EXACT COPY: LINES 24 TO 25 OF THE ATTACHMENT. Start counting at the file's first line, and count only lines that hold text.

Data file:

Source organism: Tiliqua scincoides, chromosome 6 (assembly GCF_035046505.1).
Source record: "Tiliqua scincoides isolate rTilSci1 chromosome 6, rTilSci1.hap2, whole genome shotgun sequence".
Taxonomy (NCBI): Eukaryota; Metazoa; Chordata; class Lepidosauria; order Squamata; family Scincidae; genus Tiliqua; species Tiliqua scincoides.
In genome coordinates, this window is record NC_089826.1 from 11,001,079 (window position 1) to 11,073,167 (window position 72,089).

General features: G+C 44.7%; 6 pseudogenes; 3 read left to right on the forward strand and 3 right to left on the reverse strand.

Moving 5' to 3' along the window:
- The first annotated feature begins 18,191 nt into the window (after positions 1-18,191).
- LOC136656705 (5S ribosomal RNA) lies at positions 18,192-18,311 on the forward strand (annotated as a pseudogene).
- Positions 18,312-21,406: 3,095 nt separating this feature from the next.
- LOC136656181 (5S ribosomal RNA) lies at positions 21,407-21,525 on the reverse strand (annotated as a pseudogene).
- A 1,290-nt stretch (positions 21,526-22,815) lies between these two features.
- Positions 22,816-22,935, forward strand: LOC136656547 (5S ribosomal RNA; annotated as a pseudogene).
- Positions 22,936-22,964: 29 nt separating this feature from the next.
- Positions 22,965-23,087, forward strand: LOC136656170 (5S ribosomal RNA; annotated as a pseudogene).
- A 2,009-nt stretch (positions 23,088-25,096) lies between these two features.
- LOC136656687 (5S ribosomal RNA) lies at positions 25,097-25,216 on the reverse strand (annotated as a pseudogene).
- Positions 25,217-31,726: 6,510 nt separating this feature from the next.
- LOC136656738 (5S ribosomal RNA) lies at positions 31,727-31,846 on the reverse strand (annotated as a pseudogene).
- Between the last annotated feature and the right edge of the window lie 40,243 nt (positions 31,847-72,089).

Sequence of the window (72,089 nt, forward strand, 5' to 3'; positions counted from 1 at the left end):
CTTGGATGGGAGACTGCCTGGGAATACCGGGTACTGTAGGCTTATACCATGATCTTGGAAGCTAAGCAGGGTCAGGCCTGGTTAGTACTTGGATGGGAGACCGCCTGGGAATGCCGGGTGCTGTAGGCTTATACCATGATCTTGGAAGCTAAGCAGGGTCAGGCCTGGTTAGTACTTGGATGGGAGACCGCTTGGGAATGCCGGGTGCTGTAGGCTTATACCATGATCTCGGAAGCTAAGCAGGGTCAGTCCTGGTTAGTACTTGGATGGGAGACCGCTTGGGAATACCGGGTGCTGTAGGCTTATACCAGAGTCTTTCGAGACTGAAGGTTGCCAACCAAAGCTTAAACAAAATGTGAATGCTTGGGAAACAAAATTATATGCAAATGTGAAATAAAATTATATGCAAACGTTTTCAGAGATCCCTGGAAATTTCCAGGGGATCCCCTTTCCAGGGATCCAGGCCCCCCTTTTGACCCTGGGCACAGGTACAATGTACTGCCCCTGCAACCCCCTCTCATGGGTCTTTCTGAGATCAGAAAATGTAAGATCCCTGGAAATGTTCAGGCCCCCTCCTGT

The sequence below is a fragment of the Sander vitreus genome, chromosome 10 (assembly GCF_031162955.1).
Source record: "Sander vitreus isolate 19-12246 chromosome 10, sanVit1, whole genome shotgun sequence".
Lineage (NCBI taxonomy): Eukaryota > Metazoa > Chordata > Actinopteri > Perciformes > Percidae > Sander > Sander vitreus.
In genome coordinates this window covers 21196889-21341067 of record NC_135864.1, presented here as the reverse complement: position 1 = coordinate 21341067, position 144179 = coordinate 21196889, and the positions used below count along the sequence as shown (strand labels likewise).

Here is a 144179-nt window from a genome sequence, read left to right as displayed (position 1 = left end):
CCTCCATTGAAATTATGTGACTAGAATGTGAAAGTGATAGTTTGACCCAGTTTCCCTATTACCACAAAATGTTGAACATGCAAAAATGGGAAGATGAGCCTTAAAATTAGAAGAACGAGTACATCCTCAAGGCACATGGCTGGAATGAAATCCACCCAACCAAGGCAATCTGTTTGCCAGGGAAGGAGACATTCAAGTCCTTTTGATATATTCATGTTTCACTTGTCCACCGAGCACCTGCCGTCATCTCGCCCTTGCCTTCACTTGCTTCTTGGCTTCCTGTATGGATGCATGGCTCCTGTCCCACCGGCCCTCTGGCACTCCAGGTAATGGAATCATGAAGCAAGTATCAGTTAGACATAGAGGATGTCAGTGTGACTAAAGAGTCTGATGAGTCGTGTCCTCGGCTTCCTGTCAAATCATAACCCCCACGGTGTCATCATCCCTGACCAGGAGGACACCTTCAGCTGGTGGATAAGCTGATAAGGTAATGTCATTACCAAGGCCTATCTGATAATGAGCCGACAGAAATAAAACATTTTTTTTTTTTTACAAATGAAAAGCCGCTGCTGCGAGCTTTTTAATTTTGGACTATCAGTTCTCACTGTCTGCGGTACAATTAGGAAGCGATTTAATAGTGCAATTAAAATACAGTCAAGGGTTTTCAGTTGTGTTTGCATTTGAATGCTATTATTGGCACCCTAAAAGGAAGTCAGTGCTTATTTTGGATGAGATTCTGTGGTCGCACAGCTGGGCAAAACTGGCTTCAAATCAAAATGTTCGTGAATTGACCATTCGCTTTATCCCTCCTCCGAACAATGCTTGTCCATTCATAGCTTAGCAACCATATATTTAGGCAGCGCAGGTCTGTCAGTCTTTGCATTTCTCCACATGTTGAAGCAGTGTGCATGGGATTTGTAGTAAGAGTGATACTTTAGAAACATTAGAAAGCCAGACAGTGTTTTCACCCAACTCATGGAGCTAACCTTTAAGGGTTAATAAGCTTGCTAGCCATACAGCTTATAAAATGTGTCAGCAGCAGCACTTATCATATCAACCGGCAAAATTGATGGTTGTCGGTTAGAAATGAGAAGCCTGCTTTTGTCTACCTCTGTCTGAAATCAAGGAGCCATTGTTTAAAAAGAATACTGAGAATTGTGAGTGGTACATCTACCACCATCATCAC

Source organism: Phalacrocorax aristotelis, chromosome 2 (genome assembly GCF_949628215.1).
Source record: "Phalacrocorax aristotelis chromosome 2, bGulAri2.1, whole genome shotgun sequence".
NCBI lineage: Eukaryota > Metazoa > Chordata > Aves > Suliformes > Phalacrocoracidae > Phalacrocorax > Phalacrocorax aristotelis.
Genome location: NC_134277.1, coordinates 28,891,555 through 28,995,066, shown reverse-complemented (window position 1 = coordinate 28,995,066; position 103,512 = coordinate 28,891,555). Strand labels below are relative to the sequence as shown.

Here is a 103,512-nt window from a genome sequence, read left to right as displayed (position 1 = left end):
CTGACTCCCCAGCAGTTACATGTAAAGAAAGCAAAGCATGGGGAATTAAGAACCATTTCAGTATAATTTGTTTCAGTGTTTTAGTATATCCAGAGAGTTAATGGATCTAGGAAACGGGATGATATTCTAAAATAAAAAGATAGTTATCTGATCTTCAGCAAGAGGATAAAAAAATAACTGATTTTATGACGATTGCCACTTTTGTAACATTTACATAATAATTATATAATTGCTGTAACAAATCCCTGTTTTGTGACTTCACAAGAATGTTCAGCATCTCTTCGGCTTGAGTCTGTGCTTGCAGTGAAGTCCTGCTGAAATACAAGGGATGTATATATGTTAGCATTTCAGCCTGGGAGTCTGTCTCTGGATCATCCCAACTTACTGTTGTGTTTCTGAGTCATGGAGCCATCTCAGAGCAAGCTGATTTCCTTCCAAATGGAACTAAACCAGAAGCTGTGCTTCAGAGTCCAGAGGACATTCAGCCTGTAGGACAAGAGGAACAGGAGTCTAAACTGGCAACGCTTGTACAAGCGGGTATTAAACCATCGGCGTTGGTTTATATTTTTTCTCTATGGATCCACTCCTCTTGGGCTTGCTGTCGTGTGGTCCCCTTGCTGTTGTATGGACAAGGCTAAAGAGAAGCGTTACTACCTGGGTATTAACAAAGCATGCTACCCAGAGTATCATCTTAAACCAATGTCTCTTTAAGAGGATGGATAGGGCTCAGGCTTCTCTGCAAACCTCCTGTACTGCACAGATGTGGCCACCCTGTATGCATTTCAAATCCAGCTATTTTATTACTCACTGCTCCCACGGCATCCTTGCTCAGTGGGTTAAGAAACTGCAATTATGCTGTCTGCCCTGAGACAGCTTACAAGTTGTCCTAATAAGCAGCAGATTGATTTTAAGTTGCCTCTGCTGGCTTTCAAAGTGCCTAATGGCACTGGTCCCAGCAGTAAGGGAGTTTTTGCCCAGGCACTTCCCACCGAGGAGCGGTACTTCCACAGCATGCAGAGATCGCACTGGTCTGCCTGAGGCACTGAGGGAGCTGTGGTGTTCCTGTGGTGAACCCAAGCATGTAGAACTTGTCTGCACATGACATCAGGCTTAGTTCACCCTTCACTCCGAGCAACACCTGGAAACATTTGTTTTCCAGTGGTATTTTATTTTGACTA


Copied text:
Lineage (NCBI taxonomy): Eukaryota > Metazoa > Chordata > Actinopteri > Perciformes > Percidae > Sander > Sander vitreus.
In genome coordinates this window covers 21196889-21341067 of record NC_135864.1, presented here as the reverse complement: position 1 = coordinate 21341067, position 144179 = coordinate 21196889, and the positions used below count along the sequence as shown (strand labels likewise).